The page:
As the weather warms up people are starting to pop bottles of chilled rosé and enjoy the sunshine. Rosé has been a mainstay of spring/summer in the United States for years, and it’s definitely here to stay. But what about its cousin, the lesser-known style of wine known affectionately (or not depending on who is saying it) as orange wine? In this article we’ll delve deep into orange wine vs rosé, and hopefully help dispel any myths about it.
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What Is Orange Wine and What Is Rosé?
For some people, orange wine is literally wine made with oranges. We haven’t tried our hand at orange winemaking yet, but if you have, let us know in the comments! For most, however, orange wine (also known as amber, or skin contact white wine) is a style of wine in which you allow white wine grapes to have contact with the skins and potentially seeds for a period of time. This can be days, weeks, or even months in some cases! Without this added time on the skins, you just have a standard white wine. The skin and seeds of the grapes are what gives it the orange hue, and provides a very interesting flavor profile as well!
On the other hand, rosé is a style of wine in which red grapes have a light extraction from the skins. This is an important note when learning about orange wine vs rosé.
Orange wines are often associated with the natural wine movement, which focuses on farming, eschews additives like sulfites, and are often experimental. However, orange wine is one of the oldest forms of winemaking, dating back to the ancient Georgian traditional winemaking method of qvevri, an egg-shaped vessel used in the winemaking process.
What Does Orange Wine Taste Like
Orange wine broadly tastes a bit like a tannic white wine, which makes sense given that much of the tannin in a wine comes from grape skins and seeds. It will often have a citrusy, herbal nose and a zippy high-acid finish. Some orange wines almost have a crushed aspirin-like quality (called phenolic bitterness) to them that we find to be pretty polarizing.
Both orange wine and rosé can be acidic and refreshing, but rosé has more red fruit like strawberry, raspberry, etc. compared to orange wine, which makes sense now that we know what kinds of grapes each wine is coming from. We also did a longer post on pairing orange wine that you can find here.
Orange Wine, Rosé, and Seasonality
We love busting out the rosé around this time of year and through the summer - check out all the options here. However, we tend to drink light rosé wines less outside the summer months. We find orange wine to be a little more flexible. We’ve been drinking it all winter, and will keep it going through this summer. What does change a bit is the style of orange wine - the slightly heavier, longer maceration wines may be better in fall/winter whereas a lightly macerated orange is perfect for brunch on the patio. That said, you can’t really go wrong swapping lighter orange wines and rosé fairly interchangeably.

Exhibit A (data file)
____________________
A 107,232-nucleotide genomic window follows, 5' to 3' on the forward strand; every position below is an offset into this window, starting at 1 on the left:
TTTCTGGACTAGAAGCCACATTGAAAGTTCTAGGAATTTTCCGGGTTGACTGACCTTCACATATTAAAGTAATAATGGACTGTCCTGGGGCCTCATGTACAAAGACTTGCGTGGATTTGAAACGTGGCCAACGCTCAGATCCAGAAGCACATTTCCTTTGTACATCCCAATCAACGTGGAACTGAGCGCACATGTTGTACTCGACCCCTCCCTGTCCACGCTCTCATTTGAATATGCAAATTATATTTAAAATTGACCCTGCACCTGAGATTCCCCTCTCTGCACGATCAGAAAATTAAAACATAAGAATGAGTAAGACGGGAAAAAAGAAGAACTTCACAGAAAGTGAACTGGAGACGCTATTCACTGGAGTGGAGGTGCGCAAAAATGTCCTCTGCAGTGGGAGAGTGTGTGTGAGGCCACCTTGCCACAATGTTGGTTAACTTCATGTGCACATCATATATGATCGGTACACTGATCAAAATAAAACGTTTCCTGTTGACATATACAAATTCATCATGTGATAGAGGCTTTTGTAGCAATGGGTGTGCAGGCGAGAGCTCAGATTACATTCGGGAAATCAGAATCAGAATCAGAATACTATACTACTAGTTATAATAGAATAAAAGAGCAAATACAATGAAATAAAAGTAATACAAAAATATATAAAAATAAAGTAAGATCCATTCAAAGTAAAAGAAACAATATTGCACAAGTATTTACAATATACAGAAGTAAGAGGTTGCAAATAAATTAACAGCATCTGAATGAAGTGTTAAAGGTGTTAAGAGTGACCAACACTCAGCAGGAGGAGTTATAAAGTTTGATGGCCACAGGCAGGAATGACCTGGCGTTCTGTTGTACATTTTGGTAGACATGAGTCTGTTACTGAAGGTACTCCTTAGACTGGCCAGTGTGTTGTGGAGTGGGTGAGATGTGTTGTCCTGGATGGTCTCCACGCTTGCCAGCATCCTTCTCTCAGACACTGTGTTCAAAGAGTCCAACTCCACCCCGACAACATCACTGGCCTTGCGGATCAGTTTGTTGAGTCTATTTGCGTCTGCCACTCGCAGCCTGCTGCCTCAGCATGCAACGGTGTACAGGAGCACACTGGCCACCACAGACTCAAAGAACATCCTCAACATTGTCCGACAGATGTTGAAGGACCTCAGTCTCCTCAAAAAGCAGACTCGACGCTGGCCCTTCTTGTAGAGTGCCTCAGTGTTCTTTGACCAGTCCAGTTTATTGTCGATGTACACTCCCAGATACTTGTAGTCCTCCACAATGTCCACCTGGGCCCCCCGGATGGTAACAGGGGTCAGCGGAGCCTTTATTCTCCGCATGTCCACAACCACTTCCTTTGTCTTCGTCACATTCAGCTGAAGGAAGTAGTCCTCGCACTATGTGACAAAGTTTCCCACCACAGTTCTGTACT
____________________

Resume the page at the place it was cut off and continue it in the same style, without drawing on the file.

For pairing, they can range from being light and bright enough for a fish and veggie mix, or heavy enough to stand up to pork or even some kind of beef depending on the wine and meat preparation!
What about the Gris Grapes?
Great question! The Pinot Gris, Grenache Gris and all the other "grey" grapes really add an interesting layer of complexity to this conversation. Because they're already darker than a white grape, the color they take on with skin contact is very bright and sometimes quite dark, making it look more like a rosé wine than an orange. Some winemakers even label them as rosé wines, though they are technically more in the orange family. This is why they get a special name called Ramato that is specifically used for "gris" grapes with skin contact.
Where to Find Orange Wine
While it's fairly easy to find rosé wine in any store today, orange wine can be trickier to locate. Originating in Georgia, we also see a lot of orange wine coming from Italy, made with grapes like Trebbiano, Malvasia, Pinot Grigio, and others and are now seeing production of it across the world which is very exciting! they can be found in the natural wine club each month. Also check out your local natural wine shop, or natural wine bar.
Holly Berrigan is the Founder of MYSA Natural Wine. She has a WSET Level 3 certification with Distinction, is a member and writer for the Porto Protocol and Slow Food USA, and is a student in Sustainable Agriculture at the University of Massachusetts Stockbridge.